A massive new JISC document - The Edgeless University has just come out. It looked important enough for me to read. I'm about half way through and, so far, I've not learnt as much as with Higher Education in a Web 2.0 World. However, I've not got to the recommendations yet.
What's useful is that it focuses on the challenges facing Higher Education in the new Web 2.0 world. The basic idea is simply - Universities must become edgeless - blurring their boundaries. I'll comment on this in later posts.
Much of the focus so far is on OER. It takes the stance that with the wealth of OER available universities are still important because people "look to their expertise and their recognition to validate learning." Yes, this is true but will this perception always exist? It is true that universities contains the greatest concentration of expertise but with Web 2.0 others are springing up all the time. If everyone realised what is out there, people's perception of where they can legitimately learn will change. At the moment, employers are after same validity that the report say learners are. This could change if people realise that a university qualification isn't the only way that someone can gain expertise in a subject. I want this to happen but I'm not sure it will.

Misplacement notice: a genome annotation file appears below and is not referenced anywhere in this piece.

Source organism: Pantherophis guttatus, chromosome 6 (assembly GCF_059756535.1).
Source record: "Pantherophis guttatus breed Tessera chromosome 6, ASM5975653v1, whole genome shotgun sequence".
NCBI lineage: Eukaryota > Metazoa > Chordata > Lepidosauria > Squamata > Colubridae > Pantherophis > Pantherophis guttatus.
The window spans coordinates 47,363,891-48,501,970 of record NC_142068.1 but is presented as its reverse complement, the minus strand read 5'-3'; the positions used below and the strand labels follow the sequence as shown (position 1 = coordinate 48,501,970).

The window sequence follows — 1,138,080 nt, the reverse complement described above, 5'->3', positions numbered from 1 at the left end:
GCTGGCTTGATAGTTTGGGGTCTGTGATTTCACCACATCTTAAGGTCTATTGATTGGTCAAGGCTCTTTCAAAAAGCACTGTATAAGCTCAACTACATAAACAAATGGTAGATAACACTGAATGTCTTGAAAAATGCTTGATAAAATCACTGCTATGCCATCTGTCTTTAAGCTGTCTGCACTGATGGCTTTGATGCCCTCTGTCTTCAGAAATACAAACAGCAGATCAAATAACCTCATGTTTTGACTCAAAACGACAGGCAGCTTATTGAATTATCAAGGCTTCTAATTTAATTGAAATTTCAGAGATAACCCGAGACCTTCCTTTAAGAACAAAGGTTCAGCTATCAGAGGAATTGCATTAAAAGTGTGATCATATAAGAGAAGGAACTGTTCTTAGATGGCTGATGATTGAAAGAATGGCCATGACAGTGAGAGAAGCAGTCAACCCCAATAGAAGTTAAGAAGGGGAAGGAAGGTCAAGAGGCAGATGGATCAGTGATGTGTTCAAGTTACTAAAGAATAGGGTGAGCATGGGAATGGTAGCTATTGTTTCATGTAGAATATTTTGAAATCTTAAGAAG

Deep down, the main resistence to OER and Web 2.0 in general from higher education is that fact that it's free. How can they survive if we give everything away for free. For me, this is about the democratisation of learning, of knowledge. Why not give everyone the chance to learn. The current system was set up by the elite for the elite. It's natural that university will defend what they have got and I can't see anything changing any time soon. But Web 2.0 challenges this notion. The report will no doubt give some interesting ideas for how universities can change whilst remaining financially viable. But the message is clear, if you ignore the new world, you will become irrevelant anyway.
This post is more of a stream consciousness that normal. I hope it makes sense to any reader and myself when I read this back later.
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